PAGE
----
“Sorry, I didn’t have a choice. Mistletoe!”
— zach to marilee
Having won the lottery, we’re at the joint to get our first COVID shot. It’s been a stressful arrival. A major wreck has shut down the entrance, forcing us to randomly weave around the endless parking lot of the fairgrounds of the Arizona State Fair. There is not a corn dog, funnel cake or ’80s hair band to be had.
Go this way and wait here, the nice man says. YOU CAN’T GO THAT WAY AND WAIT THERE, a nice security person says. Just follow a car randomly, Mo says, and that turns out to be the solution.
So now we’re in the state fair’s sheep barn, waiting either for a shot or a sheep dip. I’m not certain if there have been clinical studies on the effect of a hearty sheep dip on the coronavirus, but you never know. Although I do know that sheep dip doesn’t sound like something I would want with my tortilla chips. Fortunately we have no tortilla chips, so this moral dilemma is left unconfronted.
I roll down my window, and standing before me is a young guy who bears an uncanny resemblance to the hunky firefighter in a Hallmark movie about the rescue of a cat and its ensuing love story. Yes, I watch too many Hallmark movies. We’re in a pandemic, dammit. You do what you must do.
He is Drop-Dead Gorgeous, with huge biceps that make me wonder exactly how hard he’s going to jab me with the needle.
Nice guy. We go through the checklist, he gives me the shot, which hurts not at all, applies my hello kitty band-aid, and tells me that’s it. I swoon (possibly a side effect of the vaccine, mind you), totally questioning my sexuality. My wife, on the other hand, does not question hers.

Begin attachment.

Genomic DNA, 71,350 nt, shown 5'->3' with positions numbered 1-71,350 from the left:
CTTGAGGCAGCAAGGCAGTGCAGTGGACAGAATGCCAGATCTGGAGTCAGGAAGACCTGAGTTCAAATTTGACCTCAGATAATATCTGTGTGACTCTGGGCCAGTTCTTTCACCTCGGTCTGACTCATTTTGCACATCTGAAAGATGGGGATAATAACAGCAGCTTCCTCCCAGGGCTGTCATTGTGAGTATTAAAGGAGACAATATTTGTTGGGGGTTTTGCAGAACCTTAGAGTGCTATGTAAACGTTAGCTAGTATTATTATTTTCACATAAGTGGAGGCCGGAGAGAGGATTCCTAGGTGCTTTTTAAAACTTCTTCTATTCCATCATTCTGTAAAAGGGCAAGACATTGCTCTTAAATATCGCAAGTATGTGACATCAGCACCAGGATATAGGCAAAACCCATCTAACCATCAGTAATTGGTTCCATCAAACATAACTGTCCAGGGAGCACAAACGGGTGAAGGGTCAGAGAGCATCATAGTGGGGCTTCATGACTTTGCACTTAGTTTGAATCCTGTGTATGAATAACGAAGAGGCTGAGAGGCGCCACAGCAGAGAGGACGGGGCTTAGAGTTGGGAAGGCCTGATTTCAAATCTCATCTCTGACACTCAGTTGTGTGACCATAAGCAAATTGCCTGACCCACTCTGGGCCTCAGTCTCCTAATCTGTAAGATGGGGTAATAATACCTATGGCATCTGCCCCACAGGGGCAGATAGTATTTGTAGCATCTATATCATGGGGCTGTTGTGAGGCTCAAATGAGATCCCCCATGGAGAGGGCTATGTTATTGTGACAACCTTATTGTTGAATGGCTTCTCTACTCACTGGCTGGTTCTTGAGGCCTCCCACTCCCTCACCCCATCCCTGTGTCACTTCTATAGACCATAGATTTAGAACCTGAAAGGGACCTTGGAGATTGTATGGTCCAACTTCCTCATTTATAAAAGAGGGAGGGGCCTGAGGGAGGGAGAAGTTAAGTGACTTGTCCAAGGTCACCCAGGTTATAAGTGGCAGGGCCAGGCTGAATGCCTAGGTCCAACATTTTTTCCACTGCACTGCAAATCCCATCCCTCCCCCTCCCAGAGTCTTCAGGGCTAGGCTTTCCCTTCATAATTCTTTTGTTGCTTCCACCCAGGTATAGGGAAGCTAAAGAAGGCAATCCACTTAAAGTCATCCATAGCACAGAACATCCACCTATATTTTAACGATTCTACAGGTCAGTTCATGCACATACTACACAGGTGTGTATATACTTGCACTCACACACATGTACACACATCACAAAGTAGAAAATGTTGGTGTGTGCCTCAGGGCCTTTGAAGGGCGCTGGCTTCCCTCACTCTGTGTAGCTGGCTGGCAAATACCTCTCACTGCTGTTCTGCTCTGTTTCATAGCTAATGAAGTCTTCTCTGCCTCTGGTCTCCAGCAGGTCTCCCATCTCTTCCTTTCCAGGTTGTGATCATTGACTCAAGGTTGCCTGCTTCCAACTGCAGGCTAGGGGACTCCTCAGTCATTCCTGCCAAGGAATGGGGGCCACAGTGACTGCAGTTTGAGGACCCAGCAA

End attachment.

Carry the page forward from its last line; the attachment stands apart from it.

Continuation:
She’s in the passenger seat and he reaches for her right arm, but she insists that he shoot her in the left arm instead. This, of course, means she has to GET OUT OF THE CAR to get the shot, snuggling up next to the unsuspecting EMT.
“Thank you so much for your help here,” she says, eyelashes fluttering. Looking over at me, she adds, “And thank you for being so kind to my elderly father. As an unmarried female selflessly taking care of her crabby dad, I appreciate your efforts so much. OK, I’m ready for the shot but I’ll warn you that I’m prone to fainting, so please catch me if I start to fall, and never let me go.”
Despite her best efforts, the firefighter assures her she does NOT need to take her shirt off to get vaccinated. He quickly gives her the shot and helps her back into the car. I don’t know if he rescued her cat. Fortunately, there was no mistletoe in the barn. The sheep likely ate it.
We wait the obligatory 15 minutes and drive away in search of Grand Avenue pizza. It’s not quite the same plot line as the Christmas movie, but I take solace in knowing that Hallmark always has a happy ending. Ilook forward to ours.
If I’m ever ailing and EMTs are called, I hope they don’t send this guy. I’m worried about what Mo might do. Nine lives, indeed.